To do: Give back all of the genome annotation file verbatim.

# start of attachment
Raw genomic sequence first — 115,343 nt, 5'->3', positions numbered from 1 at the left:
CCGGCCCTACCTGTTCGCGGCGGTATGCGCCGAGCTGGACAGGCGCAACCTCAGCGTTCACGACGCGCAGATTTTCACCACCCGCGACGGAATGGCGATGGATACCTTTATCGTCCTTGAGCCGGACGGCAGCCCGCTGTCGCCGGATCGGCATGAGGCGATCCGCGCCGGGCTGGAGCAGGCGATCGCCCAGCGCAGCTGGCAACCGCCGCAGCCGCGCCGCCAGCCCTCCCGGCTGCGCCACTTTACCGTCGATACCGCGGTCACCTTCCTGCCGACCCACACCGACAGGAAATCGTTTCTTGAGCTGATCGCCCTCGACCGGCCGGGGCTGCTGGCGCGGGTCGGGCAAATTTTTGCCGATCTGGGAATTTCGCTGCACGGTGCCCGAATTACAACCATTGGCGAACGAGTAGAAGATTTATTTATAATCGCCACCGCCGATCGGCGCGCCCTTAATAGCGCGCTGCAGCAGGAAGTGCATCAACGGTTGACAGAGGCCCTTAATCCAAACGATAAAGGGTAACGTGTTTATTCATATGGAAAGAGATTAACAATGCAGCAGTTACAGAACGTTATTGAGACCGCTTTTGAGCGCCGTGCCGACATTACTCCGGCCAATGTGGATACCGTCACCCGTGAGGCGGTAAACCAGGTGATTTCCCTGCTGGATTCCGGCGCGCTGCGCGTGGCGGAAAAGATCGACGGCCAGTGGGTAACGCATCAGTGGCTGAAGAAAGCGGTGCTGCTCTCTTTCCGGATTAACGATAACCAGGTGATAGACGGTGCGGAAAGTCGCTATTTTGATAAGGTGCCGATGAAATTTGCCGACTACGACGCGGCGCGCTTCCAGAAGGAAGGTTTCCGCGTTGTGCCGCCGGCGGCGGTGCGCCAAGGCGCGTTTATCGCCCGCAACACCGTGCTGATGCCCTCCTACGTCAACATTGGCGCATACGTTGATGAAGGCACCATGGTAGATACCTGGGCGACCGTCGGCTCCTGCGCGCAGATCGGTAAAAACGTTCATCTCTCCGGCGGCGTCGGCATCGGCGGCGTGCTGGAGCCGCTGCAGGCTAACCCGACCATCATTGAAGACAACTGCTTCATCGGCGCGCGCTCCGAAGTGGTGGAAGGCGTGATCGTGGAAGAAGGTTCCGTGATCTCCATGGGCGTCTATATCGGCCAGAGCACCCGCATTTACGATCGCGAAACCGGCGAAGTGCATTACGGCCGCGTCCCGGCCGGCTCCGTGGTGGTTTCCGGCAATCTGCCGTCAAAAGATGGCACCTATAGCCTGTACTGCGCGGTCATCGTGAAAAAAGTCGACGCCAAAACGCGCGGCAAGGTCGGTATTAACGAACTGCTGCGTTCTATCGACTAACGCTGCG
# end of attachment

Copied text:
Raw genomic sequence first — 115,343 nt, 5'->3', positions numbered from 1 at the left:
CCGGCCCTACCTGTTCGCGGCGGTATGCGCCGAGCTGGACAGGCGCAACCTCAGCGTTCACGACGCGCAGATTTTCACCACCCGCGACGGAATGGCGATGGATACCTTTATCGTCCTTGAGCCGGACGGCAGCCCGCTGTCGCCGGATCGGCATGAGGCGATCCGCGCCGGGCTGGAGCAGGCGATCGCCCAGCGCAGCTGGCAACCGCCGCAGCCGCGCCGCCAGCCCTCCCGGCTGCGCCACTTTACCGTCGATACCGCGGTCACCTTCCTGCCGACCCACACCGACAGGAAATCGTTTCTTGAGCTGATCGCCCTCGACCGGCCGGGGCTGCTGGCGCGGGTCGGGCAAATTTTTGCCGATCTGGGAATTTCGCTGCACGGTGCCCGAATTACAACCATTGGCGAACGAGTAGAAGATTTATTTATAATCGCCACCGCCGATCGGCGCGCCCTTAATAGCGCGCTGCAGCAGGAAGTGCATCAACGGTTGACAGAGGCCCTTAATCCAAACGATAAAGGGTAACGTGTTTATTCATATGGAAAGAGATTAACAATGCAGCAGTTACAGAACGTTATTGAGACCGCTTTTGAGCGCCGTGCCGACATTACTCCGGCCAATGTGGATACCGTCACCCGTGAGGCGGTAAACCAGGTGATTTCCCTGCTGGATTCCGGCGCGCTGCGCGTGGCGGAAAAGATCGACGGCCAGTGGGTAACGCATCAGTGGCTGAAGAAAGCGGTGCTGCTCTCTTTCCGGATTAACGATAACCAGGTGATAGACGGTGCGGAAAGTCGCTATTTTGATAAGGTGCCGATGAAATTTGCCGACTACGACGCGGCGCGCTTCCAGAAGGAAGGTTTCCGCGTTGTGCCGCCGGCGGCGGTGCGCCAAGGCGCGTTTATCGCCCGCAACACCGTGCTGATGCCCTCCTACGTCAACATTGGCGCATACGTTGATGAAGGCACCATGGTAGATACCTGGGCGACCGTCGGCTCCTGCGCGCAGATCGGTAAAAACGTTCATCTCTCCGGCGGCGTCGGCATCGGCGGCGTGCTGGAGCCGCTGCAGGCTAACCCGACCATCATTGAAGACAACTGCTTCATCGGCGCGCGCTCCGAAGTGGTGGAAGGCGTGATCGTGGAAGAAGGTTCCGTGATCTCCATGGGCGTCTATATCGGCCAGAGCACCCGCATTTACGATCGCGAAACCGGCGAAGTGCATTACGGCCGCGTCCCGGCCGGCTCCGTGGTGGTTTCCGGCAATCTGCCGTCAAAAGATGGCACCTATAGCCTGTACTGCGCGGTCATCGTGAAAAAAGTCGACGCCAAAACGCGCGGCAAGGTCGGTATTAACGAACTGCTGCGTTCTATCGACTAACGCTGCG